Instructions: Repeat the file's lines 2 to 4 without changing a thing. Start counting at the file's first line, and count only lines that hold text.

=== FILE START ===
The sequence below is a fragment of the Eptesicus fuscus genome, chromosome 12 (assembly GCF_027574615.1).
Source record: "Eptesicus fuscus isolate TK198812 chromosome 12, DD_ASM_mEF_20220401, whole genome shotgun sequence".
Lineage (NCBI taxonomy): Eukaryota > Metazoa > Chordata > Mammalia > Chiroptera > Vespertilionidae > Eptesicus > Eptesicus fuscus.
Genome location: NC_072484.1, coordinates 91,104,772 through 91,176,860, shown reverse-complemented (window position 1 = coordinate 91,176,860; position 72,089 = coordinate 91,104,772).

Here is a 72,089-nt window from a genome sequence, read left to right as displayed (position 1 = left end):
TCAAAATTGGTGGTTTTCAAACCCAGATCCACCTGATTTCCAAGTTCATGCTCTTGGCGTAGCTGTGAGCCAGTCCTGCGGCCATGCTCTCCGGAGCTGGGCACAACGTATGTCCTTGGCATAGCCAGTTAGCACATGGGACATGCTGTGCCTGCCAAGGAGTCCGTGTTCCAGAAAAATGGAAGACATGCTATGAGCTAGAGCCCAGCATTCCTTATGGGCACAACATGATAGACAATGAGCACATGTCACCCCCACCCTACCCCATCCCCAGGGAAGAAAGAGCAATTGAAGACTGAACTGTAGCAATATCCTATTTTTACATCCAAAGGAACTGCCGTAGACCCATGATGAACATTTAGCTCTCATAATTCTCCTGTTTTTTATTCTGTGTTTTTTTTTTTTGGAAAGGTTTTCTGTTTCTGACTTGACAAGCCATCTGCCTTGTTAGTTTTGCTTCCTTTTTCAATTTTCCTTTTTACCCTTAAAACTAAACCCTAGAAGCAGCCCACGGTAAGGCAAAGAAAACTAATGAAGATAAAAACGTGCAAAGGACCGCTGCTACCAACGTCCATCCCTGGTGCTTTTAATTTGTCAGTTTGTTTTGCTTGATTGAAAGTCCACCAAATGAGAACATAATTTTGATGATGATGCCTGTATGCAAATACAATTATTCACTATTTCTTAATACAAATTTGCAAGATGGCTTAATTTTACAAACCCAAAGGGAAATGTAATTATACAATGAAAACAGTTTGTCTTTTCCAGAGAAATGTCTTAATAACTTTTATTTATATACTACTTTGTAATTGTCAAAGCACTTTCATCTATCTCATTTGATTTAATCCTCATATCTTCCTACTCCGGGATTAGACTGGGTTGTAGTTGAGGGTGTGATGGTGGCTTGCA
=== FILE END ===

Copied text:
Source record: "Eptesicus fuscus isolate TK198812 chromosome 12, DD_ASM_mEF_20220401, whole genome shotgun sequence".
Lineage (NCBI taxonomy): Eukaryota > Metazoa > Chordata > Mammalia > Chiroptera > Vespertilionidae > Eptesicus > Eptesicus fuscus.
Genome location: NC_072484.1, coordinates 91,104,772 through 91,176,860, shown reverse-complemented (window position 1 = coordinate 91,176,860; position 72,089 = coordinate 91,104,772).